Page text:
Haliburton County municipal politicians joined colleagues from across Ontario Jan. 25-26 as the Rural Municipalities of Ontario Association (ROMA) held its annual conference virtually this year.
During the second minister’s forum Jan. 26, on Rural Economic Resiliency, Infrastructure and Resource Development, delegates asked questions of a number of Ontario ministers, including Haliburton-Kawartha Lakes-Brock MPP and Minister of Infrastructure, Laurie Scott.
A number of municipalities asked Scott about the digital divide. While they thanked her government for its $1 billion investment, they specifically wanted to know how many projects had been approved under the Improving Connectivity for Ontario (ICON) program to date.
Scott said there are hundreds of projects at different stages of approval. However, she said quite a large number require a federal funding component. She said while the feds had pledged $1.7 billion nationwide, Ontario has promised $1 billion.
“Everybody’s doing the math and has done the math in their municipalities … we need more money to help solve the digital divide problem faster,” Scott said.
She added while the Ontario government doubled its ICON funding to $300 million in an announcement made in Minden in November, “of course you all know municipalities and the province can only do so much.”
She said as far as the province is concerned, every option is on the table, from fixed wire, to wireless and satellite.
Minister of Natural Resources and Forestry, John Yakabuski, was asked about the fact the flooding season is just around the corner and what improvements had been made since the flood advisor’s report in 2019. The province went on to release the first-ever Ontario Flood Strategy, in Minden, in March 2020.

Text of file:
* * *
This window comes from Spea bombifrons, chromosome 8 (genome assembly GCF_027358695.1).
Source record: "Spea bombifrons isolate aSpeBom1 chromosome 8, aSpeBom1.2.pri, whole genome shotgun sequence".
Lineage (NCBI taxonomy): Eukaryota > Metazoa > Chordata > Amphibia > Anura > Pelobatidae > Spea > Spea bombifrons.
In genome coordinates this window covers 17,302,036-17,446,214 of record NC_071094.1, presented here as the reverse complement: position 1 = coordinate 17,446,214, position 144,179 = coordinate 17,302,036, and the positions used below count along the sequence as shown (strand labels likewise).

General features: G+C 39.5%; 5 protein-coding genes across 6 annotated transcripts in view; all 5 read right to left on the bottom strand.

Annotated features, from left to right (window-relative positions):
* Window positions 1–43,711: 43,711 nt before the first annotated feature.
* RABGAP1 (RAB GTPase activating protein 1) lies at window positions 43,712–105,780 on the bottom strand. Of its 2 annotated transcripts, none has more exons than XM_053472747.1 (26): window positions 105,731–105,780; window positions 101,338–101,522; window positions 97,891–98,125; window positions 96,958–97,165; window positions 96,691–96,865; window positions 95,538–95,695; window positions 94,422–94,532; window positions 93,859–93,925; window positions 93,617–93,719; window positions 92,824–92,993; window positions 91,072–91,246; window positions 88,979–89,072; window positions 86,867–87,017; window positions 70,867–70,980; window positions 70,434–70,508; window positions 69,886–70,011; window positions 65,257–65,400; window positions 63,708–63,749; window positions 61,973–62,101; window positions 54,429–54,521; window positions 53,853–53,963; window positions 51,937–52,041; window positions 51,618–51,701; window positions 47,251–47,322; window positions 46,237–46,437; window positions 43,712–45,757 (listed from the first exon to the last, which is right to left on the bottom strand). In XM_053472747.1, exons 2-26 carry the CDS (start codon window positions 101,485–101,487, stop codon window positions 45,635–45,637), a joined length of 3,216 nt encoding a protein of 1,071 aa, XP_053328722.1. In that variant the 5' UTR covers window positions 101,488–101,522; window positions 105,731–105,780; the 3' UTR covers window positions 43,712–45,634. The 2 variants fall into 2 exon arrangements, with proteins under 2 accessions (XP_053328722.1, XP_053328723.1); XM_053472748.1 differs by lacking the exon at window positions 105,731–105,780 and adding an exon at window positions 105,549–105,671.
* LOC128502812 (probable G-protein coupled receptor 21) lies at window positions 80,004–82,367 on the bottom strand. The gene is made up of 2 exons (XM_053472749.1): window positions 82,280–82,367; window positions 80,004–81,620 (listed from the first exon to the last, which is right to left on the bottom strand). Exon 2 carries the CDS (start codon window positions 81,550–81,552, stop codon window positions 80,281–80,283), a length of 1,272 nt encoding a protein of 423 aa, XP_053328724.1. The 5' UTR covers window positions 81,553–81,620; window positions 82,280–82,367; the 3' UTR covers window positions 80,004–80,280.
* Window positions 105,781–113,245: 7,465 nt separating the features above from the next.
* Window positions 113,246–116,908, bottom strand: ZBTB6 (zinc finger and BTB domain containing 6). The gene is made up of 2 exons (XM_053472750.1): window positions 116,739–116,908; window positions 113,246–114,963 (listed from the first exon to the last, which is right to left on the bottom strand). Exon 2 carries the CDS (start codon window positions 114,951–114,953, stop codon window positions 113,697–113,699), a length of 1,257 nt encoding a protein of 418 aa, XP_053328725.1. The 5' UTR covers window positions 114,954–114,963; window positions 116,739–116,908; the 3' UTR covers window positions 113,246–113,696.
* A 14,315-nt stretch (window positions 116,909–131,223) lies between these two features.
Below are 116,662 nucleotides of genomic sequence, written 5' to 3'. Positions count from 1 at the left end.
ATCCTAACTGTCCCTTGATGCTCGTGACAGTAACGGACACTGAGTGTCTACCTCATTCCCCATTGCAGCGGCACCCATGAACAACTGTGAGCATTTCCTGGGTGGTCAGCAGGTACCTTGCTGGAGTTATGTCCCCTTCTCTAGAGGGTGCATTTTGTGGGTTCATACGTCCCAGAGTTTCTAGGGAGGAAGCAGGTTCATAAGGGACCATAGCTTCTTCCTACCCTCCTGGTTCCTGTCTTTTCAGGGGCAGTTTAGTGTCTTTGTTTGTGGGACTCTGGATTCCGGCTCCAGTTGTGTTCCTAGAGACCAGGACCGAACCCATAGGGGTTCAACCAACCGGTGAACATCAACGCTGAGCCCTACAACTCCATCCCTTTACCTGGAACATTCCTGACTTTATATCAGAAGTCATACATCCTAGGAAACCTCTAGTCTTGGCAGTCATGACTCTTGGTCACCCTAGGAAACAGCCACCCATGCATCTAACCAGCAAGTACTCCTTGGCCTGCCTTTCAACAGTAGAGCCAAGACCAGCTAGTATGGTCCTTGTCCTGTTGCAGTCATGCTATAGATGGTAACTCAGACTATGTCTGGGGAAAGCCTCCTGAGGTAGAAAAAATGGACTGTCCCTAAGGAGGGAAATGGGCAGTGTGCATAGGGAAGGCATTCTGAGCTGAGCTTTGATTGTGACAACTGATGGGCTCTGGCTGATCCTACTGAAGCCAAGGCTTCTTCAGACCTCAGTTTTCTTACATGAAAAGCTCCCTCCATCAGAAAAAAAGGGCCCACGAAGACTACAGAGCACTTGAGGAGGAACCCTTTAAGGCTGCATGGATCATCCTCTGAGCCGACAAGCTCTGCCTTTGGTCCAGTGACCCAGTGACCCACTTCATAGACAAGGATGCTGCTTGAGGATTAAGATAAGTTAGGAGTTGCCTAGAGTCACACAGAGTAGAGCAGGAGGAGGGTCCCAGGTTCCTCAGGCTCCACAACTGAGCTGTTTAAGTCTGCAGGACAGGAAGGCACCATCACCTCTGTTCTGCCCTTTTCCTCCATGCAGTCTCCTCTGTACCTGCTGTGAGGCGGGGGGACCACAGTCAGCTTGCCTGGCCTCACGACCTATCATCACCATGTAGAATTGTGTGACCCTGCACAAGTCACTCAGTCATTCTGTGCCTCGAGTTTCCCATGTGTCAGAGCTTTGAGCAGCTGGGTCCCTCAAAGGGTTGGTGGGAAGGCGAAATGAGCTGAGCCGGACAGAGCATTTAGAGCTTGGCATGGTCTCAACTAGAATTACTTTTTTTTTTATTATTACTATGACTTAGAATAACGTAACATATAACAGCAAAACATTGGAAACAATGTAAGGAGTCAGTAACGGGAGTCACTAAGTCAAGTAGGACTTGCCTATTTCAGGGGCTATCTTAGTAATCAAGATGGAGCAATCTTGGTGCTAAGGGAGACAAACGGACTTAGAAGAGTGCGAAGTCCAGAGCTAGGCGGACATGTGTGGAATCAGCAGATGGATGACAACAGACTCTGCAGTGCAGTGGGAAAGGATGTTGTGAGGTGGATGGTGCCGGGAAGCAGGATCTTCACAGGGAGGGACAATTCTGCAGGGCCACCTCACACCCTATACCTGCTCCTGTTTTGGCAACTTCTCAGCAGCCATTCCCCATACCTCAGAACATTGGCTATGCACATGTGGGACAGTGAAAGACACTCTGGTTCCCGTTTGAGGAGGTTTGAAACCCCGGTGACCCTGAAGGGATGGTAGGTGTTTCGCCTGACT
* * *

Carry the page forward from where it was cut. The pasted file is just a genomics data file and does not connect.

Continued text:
Yakabuski said the province can’t prevent flooding as it is a natural phenomenon.
However, “it’s all about what we do to better forecast that flooding and then respond to it when it happens and then through also working with my colleague, Mr. Clark at the Ministry of Municipal Affairs and Housing, then recovering from those floods because when that does happen his ministry is deeply involved as well.”
Yakabuski said the strategy involves seven ministries. He added they are working with municipalities and conservation authorities. He said just one example is they’d increased their ability to monitor water levels through the basins from a surface monitoring centre in Peterborough.
Other questions touched on a renewed safe restart program, blue box full producer responsibility, the high cost and inability to get municipal insurance, the need for Freedom of Information Act reform, the province’s long-term energy plan, the necessity for more heads and beds money, social services relief and help with homelessness, stable infrastructure funding and the impact on trade with a new US government.
More than 1,100 participants took part in the conference, which featured more than two dozen speeches, sessions and workshops. Municipal staff and elected officials took part in nearly 300 online delegation meetings with provincial ministries.
About 270 of Ontario’s 444 municipalities have populations of less than 10,000, while many more are rural in character. The rural arm of the Association of Municipalities of Ontario, ROMA advocates for policies and programs that help build thriving rural Ontario communities.